Last time we talked about the importance of not taking up residence on the banks of the Rubicon as a sort of personality preparation for the subject of forgiveness.
With that foundation in place, today we move on to forgiveness itself. And for a beginning point my suggestion would be –
Apply penicillin to keep the wound clean –
Early medicinal application of Alexander Fleming’s wonderful (and wonderfully serendipitous) discovery, penicillin, was in the area of wound cleansing.
Prior to this… deaths, the horrors of amputation, and a myriad of other maladies occurred from dirty wounds. That nasty bacteria staphylococci (not to mention germs) attacked people like an invisible terrorist.
Battlefields especially felt the sting. 620,000 soldiers died in the American Civil War. Two-thirds of these fatalities were due not to the wounds themselves, but to the diseases occurring as a result of the wounds becoming infected. Dirty wounds.
It was for this same reason that three-fourths of all surgeries in that war were amputations. They didn’t know why at the time (bacteria and germs), they just knew that wounds went horribly wrong and would lead to death, without amputation.
Jump forward 80 years and note the difference in WW 2. Amputations were rare, by comparison. And virtually all those that did occur were due to the wound itself, not contamination. It’s estimated that 12-15 % of wounded Allied soldiers were saved because penicillin was then available. The number would have been higher but the supply of penicillin was scarce in those days.
Unforgiveness is a staphylococcus (staph) of the spirit. Unforgiveness leads to bitterness and bitterness leads to defilement… infection of the wound.
Forgiveness is psychospiritual penicillin. It cleanses the wound. Forgiveness is an antibiotic for the threats to psycho-spiritual wellbeing.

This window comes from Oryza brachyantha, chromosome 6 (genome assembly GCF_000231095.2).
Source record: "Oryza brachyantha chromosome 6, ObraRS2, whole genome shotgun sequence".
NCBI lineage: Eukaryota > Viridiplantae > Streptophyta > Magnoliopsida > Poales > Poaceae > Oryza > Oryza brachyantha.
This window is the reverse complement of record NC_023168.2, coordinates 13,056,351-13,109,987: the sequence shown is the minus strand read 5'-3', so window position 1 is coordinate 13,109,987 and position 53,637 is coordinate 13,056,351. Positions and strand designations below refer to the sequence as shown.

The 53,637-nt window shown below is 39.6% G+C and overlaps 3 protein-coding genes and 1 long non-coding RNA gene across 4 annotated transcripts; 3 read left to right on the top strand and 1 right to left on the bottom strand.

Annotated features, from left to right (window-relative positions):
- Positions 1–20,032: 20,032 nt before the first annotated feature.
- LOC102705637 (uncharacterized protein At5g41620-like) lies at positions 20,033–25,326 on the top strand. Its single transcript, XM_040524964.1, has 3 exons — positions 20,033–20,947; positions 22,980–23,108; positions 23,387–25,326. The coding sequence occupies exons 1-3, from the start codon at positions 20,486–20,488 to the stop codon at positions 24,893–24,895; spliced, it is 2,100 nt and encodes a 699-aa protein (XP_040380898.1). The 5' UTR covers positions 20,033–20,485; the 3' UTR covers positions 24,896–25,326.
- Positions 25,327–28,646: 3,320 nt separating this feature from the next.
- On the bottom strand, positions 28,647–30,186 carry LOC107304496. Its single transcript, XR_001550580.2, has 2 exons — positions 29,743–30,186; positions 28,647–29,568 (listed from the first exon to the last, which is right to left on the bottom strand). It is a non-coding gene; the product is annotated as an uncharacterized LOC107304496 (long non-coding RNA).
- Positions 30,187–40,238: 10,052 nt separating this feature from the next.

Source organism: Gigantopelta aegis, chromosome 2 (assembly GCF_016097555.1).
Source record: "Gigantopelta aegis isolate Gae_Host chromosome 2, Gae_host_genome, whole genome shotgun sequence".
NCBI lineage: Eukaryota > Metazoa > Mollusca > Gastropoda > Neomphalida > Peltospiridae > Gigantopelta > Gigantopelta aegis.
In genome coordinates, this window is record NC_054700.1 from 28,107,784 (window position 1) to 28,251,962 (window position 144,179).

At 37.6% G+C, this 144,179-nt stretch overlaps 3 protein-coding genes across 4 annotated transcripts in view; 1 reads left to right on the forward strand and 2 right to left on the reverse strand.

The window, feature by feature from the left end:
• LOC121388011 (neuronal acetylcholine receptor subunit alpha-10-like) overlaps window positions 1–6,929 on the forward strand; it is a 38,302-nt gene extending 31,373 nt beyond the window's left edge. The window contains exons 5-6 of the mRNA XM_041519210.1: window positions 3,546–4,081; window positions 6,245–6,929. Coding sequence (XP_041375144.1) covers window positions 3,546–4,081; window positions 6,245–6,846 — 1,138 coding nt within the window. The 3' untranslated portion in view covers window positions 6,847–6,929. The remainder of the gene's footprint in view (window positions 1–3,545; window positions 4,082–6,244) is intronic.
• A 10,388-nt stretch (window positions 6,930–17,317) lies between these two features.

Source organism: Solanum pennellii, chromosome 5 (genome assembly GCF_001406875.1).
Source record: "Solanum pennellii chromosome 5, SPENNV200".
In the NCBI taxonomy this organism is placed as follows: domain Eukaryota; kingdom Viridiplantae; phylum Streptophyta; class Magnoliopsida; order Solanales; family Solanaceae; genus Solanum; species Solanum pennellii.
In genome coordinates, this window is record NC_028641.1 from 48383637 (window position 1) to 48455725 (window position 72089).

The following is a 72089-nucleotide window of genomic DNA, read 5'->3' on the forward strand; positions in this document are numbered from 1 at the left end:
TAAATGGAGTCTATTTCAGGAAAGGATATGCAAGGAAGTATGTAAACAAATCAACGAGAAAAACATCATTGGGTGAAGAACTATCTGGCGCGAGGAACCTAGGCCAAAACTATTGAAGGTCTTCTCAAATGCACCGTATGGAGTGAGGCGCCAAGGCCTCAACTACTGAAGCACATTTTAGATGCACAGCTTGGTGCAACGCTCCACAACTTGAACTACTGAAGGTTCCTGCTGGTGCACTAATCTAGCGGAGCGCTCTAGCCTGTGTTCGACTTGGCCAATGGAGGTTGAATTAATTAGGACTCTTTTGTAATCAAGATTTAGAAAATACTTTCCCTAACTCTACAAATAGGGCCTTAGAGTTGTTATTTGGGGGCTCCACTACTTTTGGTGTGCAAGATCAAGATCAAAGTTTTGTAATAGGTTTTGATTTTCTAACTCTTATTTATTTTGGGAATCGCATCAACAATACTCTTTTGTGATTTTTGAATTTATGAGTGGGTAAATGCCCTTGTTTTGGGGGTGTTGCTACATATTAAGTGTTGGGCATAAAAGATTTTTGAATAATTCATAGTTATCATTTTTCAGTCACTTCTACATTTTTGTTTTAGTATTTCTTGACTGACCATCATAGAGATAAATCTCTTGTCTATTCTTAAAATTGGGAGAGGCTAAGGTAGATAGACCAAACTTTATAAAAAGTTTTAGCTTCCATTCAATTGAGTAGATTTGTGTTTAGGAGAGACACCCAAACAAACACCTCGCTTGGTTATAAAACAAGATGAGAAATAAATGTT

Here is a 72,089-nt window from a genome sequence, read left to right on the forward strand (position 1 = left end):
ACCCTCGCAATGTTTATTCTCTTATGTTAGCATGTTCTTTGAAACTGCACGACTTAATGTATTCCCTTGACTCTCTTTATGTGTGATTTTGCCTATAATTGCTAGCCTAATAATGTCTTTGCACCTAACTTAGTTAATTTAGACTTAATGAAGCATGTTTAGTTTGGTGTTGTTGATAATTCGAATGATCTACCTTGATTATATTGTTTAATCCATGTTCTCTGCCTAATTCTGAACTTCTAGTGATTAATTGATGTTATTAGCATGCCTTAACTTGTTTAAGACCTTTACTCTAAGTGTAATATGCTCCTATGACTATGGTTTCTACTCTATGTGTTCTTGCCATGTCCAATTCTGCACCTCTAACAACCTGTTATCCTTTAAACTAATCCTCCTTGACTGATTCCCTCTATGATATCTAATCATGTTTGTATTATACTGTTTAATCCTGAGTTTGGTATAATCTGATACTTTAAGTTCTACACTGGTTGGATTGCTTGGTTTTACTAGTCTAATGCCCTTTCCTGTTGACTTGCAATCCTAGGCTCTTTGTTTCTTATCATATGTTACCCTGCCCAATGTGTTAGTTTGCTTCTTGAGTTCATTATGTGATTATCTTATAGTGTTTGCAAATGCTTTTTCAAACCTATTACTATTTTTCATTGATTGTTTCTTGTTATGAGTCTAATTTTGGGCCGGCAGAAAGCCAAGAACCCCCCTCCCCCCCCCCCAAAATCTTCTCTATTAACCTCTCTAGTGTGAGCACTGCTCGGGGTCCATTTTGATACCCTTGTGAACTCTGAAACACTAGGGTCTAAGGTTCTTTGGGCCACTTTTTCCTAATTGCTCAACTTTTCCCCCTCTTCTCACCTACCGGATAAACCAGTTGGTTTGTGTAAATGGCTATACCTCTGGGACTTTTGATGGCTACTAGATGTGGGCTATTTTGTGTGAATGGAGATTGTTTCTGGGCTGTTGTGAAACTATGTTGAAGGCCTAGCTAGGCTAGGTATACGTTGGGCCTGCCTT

This aspect of forgiveness is not concerned with the other… the offending party. Nor are we talking here about what to do if we are the offending party. These are not the topics for this day.
The issue here is why we should be forgiving when we have been wronged. And chief among those reasons is that we don’t want our wound to get infected. Refuse to forgive and I assure you – it will become infected.
This is a good place to slay a silly meme that has long been in our lexicon of pithy sayings: Time heals all wounds.
Nope. Not so. Not even close.
I have seen more people in my practice for whom time has infected their wound… not healed it.
In fact, the most toxic individual I have ever seen in my private practice of more than two decades was someone with an infected forgiveness wound.
Time, in and of itself, is not a healing agent.
Forgiveness is not weakness (indeed, the weak seldom forgive). Forgiveness is not passivity. Forgiveness does not make true spirituality insipid.
Whatever else it is, forgiveness is the practice of attending to your own well being.
As Frank W Boreham said, “It is a great thing to be a really good forgiver.” I would add to that… and the practice of forgiving is a really good act of self-love, self-care, and psychospiritual wellness.
Forgiveness, like penicillin, cleanses the wound.